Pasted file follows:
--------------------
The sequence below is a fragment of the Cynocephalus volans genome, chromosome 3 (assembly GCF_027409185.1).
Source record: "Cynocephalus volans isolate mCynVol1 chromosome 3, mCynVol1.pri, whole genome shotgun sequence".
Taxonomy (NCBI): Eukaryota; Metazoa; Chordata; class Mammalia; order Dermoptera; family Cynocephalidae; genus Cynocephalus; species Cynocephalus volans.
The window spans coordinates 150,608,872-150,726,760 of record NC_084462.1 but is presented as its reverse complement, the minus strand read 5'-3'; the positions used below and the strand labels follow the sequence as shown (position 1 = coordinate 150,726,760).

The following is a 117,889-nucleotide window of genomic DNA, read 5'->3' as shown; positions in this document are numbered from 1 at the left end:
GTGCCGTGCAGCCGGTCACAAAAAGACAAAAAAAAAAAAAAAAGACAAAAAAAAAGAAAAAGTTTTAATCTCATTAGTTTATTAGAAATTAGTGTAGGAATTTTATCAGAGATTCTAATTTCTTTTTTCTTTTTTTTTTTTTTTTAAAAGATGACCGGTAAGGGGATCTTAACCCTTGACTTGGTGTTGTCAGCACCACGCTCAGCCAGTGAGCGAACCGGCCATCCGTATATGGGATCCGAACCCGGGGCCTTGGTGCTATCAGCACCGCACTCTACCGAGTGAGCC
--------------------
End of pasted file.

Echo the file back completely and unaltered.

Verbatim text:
The sequence below is a fragment of the Cynocephalus volans genome, chromosome 3 (assembly GCF_027409185.1).
Source record: "Cynocephalus volans isolate mCynVol1 chromosome 3, mCynVol1.pri, whole genome shotgun sequence".
Taxonomy (NCBI): Eukaryota; Metazoa; Chordata; class Mammalia; order Dermoptera; family Cynocephalidae; genus Cynocephalus; species Cynocephalus volans.
The window spans coordinates 150,608,872-150,726,760 of record NC_084462.1 but is presented as its reverse complement, the minus strand read 5'-3'; the positions used below and the strand labels follow the sequence as shown (position 1 = coordinate 150,726,760).

The following is a 117,889-nucleotide window of genomic DNA, read 5'->3' as shown; positions in this document are numbered from 1 at the left end:
GTGCCGTGCAGCCGGTCACAAAAAGACAAAAAAAAAAAAAAAAGACAAAAAAAAAGAAAAAGTTTTAATCTCATTAGTTTATTAGAAATTAGTGTAGGAATTTTATCAGAGATTCTAATTTCTTTTTTCTTTTTTTTTTTTTTTTAAAAGATGACCGGTAAGGGGATCTTAACCCTTGACTTGGTGTTGTCAGCACCACGCTCAGCCAGTGAGCGAACCGGCCATCCGTATATGGGATCCGAACCCGGGGCCTTGGTGCTATCAGCACCGCACTCTACCGAGTGAGCC